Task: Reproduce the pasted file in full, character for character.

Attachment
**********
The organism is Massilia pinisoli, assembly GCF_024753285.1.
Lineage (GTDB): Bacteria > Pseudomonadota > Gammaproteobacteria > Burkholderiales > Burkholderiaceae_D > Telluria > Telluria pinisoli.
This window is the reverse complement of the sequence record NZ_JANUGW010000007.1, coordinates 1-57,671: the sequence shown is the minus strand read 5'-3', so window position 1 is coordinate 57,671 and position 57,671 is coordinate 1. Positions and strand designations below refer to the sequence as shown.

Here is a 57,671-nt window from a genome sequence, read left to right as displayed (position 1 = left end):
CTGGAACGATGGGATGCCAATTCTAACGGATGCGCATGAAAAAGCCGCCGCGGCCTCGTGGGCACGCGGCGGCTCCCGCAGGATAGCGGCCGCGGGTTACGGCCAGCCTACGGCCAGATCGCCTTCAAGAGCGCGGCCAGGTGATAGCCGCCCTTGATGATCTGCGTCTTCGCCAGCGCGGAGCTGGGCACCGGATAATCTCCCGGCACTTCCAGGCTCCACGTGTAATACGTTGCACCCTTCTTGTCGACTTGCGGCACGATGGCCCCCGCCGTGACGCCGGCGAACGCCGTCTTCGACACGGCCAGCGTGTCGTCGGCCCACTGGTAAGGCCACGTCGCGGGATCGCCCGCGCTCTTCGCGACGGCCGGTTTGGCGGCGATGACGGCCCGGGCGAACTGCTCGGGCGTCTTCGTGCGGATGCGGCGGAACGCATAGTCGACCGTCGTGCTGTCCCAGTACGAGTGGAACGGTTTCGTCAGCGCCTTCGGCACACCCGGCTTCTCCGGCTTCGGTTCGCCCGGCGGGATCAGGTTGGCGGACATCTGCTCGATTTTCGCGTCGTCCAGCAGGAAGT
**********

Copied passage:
The organism is Massilia pinisoli, assembly GCF_024753285.1.
Lineage (GTDB): Bacteria > Pseudomonadota > Gammaproteobacteria > Burkholderiales > Burkholderiaceae_D > Telluria > Telluria pinisoli.
This window is the reverse complement of the sequence record NZ_JANUGW010000007.1, coordinates 1-57,671: the sequence shown is the minus strand read 5'-3', so window position 1 is coordinate 57,671 and position 57,671 is coordinate 1. Positions and strand designations below refer to the sequence as shown.

Here is a 57,671-nt window from a genome sequence, read left to right as displayed (position 1 = left end):
CTGGAACGATGGGATGCCAATTCTAACGGATGCGCATGAAAAAGCCGCCGCGGCCTCGTGGGCACGCGGCGGCTCCCGCAGGATAGCGGCCGCGGGTTACGGCCAGCCTACGGCCAGATCGCCTTCAAGAGCGCGGCCAGGTGATAGCCGCCCTTGATGATCTGCGTCTTCGCCAGCGCGGAGCTGGGCACCGGATAATCTCCCGGCACTTCCAGGCTCCACGTGTAATACGTTGCACCCTTCTTGTCGACTTGCGGCACGATGGCCCCCGCCGTGACGCCGGCGAACGCCGTCTTCGACACGGCCAGCGTGTCGTCGGCCCACTGGTAAGGCCACGTCGCGGGATCGCCCGCGCTCTTCGCGACGGCCGGTTTGGCGGCGATGACGGCCCGGGCGAACTGCTCGGGCGTCTTCGTGCGGATGCGGCGGAACGCATAGTCGACCGTCGTGCTGTCCCAGTACGAGTGGAACGGTTTCGTCAGCGCCTTCGGCACACCCGGCTTCTCCGGCTTCGGTTCGCCCGGCGGGATCAGGTTGGCGGACATCTGCTCGATTTTCGCGTCGTCCAGCAGGAAGT